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November 18, 2009

Science Versus Dogma

What do abortion, euthanasia, gay rights, evolution and climate change all have in common? 

On the surface, they may seem totally unrelated, but if a person were to offer their viewpoint on any one of these topics, you could almost certainly predict their viewpoint on the rest.
When it comes to political and cultural opinions, most people have them, but these opinions do not simply evolve out of thin air. 
Instead, they are influenced and shaped according to our value system; a system comprising of core values, and both moral and ethical beliefs. 
Like so many of us, my value system has been influenced by factors such as family, environment, education, and life experience, where as the value systems of my mother and my mother's mother were more closely aligned with the value system of the Catholic Church. 
Many people, who subscribe to the teachings of organised religion will find that their opinions have been strongly influenced by the value system of that particular faith. 
In other words, when it comes to determining an individuals value system, religion usually trumps all other factors, including critical thought.

Christianity for example, still considers both homosexuality and abortion to be 'morally offensive' and because the value system of the church dictates political and social opinion, Christians all over the world adhere to this prejudice teaching. 
But when you have a large organisation such as Christianity with 2-3 billion members worldwide - all following a prescribed value system - it kind of makes you want to hold those values up to the light. 
Lets leave the issues of homosexuality and abortion behind for a moment and think about the controversial debate between creationism and evolution.

The study of evolutionary biology began in the mid-nineteenth century, but it was Darwin's landmark work 'On the Origin of Species' in 1859 that brought the theory of natural selection to a wider audience. 
The Church of England rejected Darwin's findings, calling them 'controversial' because they conflicted with the churches belief that 'species are unchanging parts of a designed hierarchy and that humans are unique, and unrelated to animals'
Science has proven beyond a shadow of a doubt that all life forms are  continually evolving, yet despite the evidence, creationism is still the main focus of modern Christian teachings.

According to this disturbing American religious website, regarding the teaching of evolution in American Christian schools, "There is little conflict over evolution within most christian home schooling programs and Christian religious schools. Creation Science and Intelligent Design are taught there as the only valid belief systems concerning the history of the world, its life forms and the rest of the universe".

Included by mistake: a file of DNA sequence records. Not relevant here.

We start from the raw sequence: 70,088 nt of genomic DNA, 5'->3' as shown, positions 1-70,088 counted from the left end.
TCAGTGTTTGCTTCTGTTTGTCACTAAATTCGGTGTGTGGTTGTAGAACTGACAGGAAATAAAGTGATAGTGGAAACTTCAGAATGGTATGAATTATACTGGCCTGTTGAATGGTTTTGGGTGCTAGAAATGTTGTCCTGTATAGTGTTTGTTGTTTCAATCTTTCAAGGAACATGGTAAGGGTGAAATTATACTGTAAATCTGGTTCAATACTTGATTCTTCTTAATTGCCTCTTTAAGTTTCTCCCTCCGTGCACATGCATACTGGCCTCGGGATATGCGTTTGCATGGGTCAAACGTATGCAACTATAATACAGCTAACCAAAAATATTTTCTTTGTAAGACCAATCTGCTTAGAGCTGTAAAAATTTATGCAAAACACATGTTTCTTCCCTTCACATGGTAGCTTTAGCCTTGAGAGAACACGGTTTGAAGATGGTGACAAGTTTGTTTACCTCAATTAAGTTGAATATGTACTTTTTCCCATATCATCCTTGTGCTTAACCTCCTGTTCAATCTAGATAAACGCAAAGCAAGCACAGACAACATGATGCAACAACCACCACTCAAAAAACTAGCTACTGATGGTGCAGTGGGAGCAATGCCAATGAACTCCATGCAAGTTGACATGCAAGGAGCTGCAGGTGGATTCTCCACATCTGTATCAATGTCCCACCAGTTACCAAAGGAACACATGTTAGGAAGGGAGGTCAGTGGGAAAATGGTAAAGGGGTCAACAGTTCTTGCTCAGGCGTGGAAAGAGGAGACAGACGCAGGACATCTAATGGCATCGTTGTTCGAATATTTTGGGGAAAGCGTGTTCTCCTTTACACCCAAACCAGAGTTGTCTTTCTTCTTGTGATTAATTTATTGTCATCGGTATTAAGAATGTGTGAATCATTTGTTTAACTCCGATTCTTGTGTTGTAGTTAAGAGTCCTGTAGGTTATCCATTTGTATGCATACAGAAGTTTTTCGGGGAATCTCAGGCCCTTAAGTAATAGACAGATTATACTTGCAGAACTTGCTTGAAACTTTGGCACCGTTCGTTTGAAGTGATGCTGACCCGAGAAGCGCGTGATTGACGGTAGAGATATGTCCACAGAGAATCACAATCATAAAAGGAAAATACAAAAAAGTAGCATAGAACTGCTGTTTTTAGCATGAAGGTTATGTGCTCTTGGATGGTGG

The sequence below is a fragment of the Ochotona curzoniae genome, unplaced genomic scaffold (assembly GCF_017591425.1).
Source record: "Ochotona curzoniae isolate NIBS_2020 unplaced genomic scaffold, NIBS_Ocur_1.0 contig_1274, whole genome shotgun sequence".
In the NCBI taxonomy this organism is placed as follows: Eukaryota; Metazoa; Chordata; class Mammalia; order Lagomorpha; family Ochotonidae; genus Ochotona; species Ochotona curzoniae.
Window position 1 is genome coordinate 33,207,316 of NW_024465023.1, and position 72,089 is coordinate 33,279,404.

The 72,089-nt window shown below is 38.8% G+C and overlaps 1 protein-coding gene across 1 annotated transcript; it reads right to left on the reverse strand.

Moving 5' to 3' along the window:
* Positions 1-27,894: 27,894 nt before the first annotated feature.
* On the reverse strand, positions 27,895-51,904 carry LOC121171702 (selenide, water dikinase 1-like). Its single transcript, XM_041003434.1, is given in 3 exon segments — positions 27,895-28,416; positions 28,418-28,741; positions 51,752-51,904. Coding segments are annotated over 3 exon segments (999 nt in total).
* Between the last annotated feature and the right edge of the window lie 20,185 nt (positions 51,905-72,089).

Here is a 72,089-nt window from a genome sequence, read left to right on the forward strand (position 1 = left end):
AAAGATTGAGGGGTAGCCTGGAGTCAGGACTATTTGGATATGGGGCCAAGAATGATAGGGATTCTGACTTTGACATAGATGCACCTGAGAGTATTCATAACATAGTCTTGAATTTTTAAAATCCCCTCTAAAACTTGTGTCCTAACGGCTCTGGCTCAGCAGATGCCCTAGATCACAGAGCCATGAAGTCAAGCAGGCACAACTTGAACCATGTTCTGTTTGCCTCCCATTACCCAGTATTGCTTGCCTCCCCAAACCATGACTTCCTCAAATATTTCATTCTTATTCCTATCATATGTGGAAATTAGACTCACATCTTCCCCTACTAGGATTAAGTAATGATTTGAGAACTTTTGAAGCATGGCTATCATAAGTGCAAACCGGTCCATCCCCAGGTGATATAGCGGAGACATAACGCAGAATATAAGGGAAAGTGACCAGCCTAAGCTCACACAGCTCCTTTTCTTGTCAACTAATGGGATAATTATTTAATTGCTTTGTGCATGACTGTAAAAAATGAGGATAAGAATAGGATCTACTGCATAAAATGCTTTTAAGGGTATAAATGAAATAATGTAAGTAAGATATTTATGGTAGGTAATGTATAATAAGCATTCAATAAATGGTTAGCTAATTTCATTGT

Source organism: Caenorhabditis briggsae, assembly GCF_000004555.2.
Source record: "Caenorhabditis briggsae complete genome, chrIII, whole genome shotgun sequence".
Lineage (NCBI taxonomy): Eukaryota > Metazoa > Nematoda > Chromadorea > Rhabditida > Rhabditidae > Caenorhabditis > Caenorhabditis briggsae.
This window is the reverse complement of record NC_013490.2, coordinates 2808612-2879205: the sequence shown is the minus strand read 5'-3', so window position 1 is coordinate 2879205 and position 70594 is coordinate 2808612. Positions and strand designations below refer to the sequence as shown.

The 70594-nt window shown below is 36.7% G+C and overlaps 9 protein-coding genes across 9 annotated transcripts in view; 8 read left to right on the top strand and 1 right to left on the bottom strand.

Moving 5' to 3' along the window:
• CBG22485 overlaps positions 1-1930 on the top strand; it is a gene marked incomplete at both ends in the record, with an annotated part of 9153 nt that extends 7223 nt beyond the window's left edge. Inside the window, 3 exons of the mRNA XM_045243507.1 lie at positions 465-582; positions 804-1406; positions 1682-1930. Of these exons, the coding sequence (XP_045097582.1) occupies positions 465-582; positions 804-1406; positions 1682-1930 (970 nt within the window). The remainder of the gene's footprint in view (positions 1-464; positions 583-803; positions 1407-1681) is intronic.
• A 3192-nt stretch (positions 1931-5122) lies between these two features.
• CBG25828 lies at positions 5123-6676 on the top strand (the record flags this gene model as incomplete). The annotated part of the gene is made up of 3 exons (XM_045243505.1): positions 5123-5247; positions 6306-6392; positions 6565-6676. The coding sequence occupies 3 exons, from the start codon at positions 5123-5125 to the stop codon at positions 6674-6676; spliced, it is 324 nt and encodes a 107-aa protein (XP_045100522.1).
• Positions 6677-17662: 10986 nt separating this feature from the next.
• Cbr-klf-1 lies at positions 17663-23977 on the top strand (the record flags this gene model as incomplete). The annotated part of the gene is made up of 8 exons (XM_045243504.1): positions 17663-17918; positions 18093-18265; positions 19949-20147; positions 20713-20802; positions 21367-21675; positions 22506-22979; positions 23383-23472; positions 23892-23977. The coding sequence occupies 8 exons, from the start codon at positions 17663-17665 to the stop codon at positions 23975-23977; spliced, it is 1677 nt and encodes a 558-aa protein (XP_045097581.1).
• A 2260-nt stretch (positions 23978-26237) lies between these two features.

As recently as four months ago, (Despite a 2005 court ruling, banning the teaching of Creation Science or Intelligent Design in American public schools), the state of Texas issued warning stickers on their text books stating that evolutionary theory is still a matter of scientific dispute. 
And according to a report this month in U.S News, 'the state of Louisiana has enacted a law that encourages teachers and students to debate the  "strengths and weaknesses" of evolution, with a clear implication that evolution is shaky science'. 

If anything should be debated here, it must be the strengths and weaknesses of Creation Science because until something has been proven beyond reasonable doubt, I don't think you can pass it up as scientific fact.

If you think about it, the denial of evolution is kind of like saying that despite all evidence that the world is round, we will continue to tell people it is flat. 
But surely in this day and age- where falsifying information is a criminal offence- even the church has a moral and ethical obligation to tell the truth, particularly when it comes to education? 
Apparently not.  Like fellow atheist Richard Dawkins, I agree that the teaching of Intelligent Design in any school is akin to child abuse.

Is it a coincidence then, that most climate change deniers are from the religious right? I
n a previous blog post I mentioned the link between climate change deniers and creationism in relation to certain Liberal Party MP's, but now I am even more convinced that the two go hand in hand.  

In Australia, the Catholic Church has a climate change denier in its most senior Catholic figure, Cardinal George Pell. 
 In this article from The Age in 2007, the Catholic Archbishop of Sydney urged caution on the issue and stated that climate change was 'much less important than tackling poverty, marriage breakdown or abortion rates'. 
Cardinal Pell did not provide any factual evidence to support his theory, but that does not matter because the Catholic Church has said many more outrageous things, like um…

  • ·      Condoms cause aids
  • ·      Homosexuality is a sin
  • ·      Contraception is a sin 
  • .      Abortion is a sin
  • ·      If a baby is not baptised when it dies, its soul will languish in purgatory for eternity  
              ... and countless Christians have taken them at their word.


4 comments:

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ash said...

the unbaptised babies in purgatory for eternity bit,man thats a doozey......if only these people could realeyes theyv already been sentenced to purgatory here on earth as the less evolved under inteligent jokes of god

Misha Sim said...

So true ash. Best comment award goes to you!